Plug-in Mustang


This is what the electric version of a Ford Mustang looks like.

The Big Three have fallen behind in the alternative-fuels race, and with two of the three bankrupt and barely clinging to life, we shouldn’t expect too much from them anytime soon. But that hasn’t stopped independant innovators from stepping away from the herd and offering their own versions of alternatively-powered production cars.

Take for example Kurt Neutgens and Travis Winkelman; while Kurt is a former Managing Engineer for the F-150 (America’s top-selling vehicle for many, many years), Travis worked for the ROUSH NASCAR team. Together, these two men took America’s iconic pony car, the Mustang, and gave it an all-new, electric heart.

Called the Plug-In Panther, the conversion itself is pretty straight forward. They remove the engine and transmission from either a V6 or V8 2005-2009 Mustang, and drop in a high-torque 3 phase AC motor. This humdinger makes about 177 ft-lbs of torque at 0 rpm. Not exactly back-breaking power, but it is delivered in a smooth and constant stream all the way up to 5500 rpm, and power is available all the way up to 13,500 rpm.

This is enough power to get the car from 0-60 mph in just 5.6 or 6.6 seconds (depending on the model you choose), which puts it ahead of most petrol-powered cars on the road right now. There is also no transmission and thus no shifting, making for one long, smooth ride. Going in reverse merely means spinning the engine in the opposite direction.

Now all this wouldn’t be good for much if the Panther didn’t get decent range. But thanks Li-Ion Iron battery pack, the Panther has a range of either 85 miles or 200 miles, depending on which model you spring for. These battery packs have an expected shelf life of between 200,000 and 350,000 miles, and make up most of the admittedly heavy conversion cost. An electrically-converted Mustang will run you between $75,900 (for the 85 mile version) and $99,900 (for the 200 mile version). Charging times for the former run as little as 1.1 hours out of a 240v outlet (11 hours out of a 120v). The 200 mile version can be charged in as few as 2.8 hours from a 240v, though a 120v will take upwards of 28 hours to fully charge.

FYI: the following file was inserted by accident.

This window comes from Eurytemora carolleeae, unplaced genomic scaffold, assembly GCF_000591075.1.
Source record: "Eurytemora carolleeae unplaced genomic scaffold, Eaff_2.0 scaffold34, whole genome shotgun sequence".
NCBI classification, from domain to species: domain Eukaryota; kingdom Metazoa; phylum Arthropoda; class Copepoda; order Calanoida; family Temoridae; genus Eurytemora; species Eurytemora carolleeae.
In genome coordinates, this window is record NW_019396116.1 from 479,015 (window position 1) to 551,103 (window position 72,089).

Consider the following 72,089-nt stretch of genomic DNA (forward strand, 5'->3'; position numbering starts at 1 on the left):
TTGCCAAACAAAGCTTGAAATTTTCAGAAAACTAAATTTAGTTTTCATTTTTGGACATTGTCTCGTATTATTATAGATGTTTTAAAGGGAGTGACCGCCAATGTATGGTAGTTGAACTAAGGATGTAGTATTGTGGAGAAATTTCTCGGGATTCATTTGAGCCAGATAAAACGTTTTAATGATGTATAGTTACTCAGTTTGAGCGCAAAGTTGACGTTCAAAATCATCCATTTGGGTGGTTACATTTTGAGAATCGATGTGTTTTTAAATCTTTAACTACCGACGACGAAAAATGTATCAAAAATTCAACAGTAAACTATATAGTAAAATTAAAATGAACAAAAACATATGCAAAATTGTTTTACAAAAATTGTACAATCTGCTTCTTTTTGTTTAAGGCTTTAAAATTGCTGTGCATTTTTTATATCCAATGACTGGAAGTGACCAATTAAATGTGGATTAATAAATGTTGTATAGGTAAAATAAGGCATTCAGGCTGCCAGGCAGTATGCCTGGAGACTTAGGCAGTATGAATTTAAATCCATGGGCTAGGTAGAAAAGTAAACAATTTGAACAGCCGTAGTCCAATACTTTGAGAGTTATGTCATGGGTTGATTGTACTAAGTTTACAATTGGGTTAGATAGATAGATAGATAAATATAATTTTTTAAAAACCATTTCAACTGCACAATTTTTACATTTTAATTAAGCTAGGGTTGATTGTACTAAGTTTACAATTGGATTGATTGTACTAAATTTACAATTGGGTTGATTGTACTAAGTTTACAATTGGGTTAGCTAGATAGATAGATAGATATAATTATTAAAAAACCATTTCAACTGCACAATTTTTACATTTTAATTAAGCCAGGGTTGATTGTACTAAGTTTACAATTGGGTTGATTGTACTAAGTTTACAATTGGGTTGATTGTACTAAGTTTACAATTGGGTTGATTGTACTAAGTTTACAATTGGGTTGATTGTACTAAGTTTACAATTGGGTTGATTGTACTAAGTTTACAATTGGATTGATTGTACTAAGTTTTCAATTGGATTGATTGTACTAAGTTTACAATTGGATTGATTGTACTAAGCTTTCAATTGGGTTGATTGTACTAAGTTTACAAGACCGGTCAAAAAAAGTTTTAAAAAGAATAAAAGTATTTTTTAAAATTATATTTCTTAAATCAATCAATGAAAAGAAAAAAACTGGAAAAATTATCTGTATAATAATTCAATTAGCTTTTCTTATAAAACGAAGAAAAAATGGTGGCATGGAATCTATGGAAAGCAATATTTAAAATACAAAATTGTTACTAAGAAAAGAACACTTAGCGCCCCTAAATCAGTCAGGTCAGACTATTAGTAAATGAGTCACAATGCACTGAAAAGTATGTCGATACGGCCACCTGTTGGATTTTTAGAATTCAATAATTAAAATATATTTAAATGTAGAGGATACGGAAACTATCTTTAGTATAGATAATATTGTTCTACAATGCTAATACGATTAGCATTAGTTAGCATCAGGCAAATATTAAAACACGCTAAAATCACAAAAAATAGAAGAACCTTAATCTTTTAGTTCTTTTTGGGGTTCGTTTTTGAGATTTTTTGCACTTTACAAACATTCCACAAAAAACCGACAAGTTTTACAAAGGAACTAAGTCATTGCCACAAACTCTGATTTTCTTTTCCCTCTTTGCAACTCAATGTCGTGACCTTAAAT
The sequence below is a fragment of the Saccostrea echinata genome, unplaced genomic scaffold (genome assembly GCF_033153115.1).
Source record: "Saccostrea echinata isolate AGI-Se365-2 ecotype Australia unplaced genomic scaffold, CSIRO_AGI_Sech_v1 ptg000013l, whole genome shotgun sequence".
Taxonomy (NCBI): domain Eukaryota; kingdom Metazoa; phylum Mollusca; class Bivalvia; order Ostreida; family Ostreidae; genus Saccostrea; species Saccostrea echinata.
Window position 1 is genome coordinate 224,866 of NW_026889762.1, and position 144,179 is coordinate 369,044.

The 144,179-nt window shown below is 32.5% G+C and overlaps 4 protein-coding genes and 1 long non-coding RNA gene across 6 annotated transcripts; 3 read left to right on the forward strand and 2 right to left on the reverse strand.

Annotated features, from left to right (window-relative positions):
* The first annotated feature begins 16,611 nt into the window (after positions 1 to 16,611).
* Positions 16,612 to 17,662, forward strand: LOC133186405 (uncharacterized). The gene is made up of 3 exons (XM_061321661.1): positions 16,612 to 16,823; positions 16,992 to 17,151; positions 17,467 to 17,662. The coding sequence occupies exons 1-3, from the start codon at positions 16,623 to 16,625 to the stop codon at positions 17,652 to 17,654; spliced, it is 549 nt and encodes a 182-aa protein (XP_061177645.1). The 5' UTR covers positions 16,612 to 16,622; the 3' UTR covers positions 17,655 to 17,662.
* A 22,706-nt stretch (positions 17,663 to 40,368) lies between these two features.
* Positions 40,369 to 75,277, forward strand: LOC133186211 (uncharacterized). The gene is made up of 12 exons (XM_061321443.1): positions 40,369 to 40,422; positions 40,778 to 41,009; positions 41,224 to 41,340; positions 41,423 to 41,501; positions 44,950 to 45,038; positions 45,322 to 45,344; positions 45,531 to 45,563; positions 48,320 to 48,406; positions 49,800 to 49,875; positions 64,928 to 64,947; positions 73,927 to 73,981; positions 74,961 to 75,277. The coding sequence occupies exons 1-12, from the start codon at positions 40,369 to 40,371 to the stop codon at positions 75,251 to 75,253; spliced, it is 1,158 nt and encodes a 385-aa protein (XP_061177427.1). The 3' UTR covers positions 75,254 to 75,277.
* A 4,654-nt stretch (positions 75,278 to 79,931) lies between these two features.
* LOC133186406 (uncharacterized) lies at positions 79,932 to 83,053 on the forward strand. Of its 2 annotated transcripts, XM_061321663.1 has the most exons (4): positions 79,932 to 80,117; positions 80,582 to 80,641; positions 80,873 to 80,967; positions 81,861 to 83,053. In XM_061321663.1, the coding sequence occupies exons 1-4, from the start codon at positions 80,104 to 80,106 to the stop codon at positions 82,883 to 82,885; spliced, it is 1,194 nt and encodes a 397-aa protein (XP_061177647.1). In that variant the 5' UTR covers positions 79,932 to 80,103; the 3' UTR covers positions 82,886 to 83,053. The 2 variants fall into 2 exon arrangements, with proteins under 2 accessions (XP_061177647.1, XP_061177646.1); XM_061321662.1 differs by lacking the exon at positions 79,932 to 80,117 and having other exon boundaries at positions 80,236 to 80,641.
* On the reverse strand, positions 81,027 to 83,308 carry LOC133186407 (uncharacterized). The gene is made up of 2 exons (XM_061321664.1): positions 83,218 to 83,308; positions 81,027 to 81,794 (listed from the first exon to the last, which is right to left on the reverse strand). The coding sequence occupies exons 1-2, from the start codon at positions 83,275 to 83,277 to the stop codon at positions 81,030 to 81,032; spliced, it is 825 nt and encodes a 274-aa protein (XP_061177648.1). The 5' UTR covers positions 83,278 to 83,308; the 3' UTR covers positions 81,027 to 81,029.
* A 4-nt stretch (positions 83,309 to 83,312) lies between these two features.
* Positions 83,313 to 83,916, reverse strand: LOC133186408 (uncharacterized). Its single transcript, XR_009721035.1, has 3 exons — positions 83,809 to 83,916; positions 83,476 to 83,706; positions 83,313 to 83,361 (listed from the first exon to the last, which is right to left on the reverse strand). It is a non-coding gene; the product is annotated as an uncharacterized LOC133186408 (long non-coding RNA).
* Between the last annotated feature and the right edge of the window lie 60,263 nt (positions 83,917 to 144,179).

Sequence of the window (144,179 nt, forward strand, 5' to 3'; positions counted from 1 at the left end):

Is this an electric car for the masses? Not yet. But with a max speed of either 85 mph or 105 mph, it will feel more like a regular car than most any other electric car on the market currently, and it all comes wrapped in an iconic muscle car’s sheet metal. Plus, it is a genuine electric car at a time when the major auto manufacturers seem at a loss to produce one. Check out the Plug-In Motors website, where they are currently working on an F-150, Lincoln LS, and Jaguar versions of their electric conversions as well.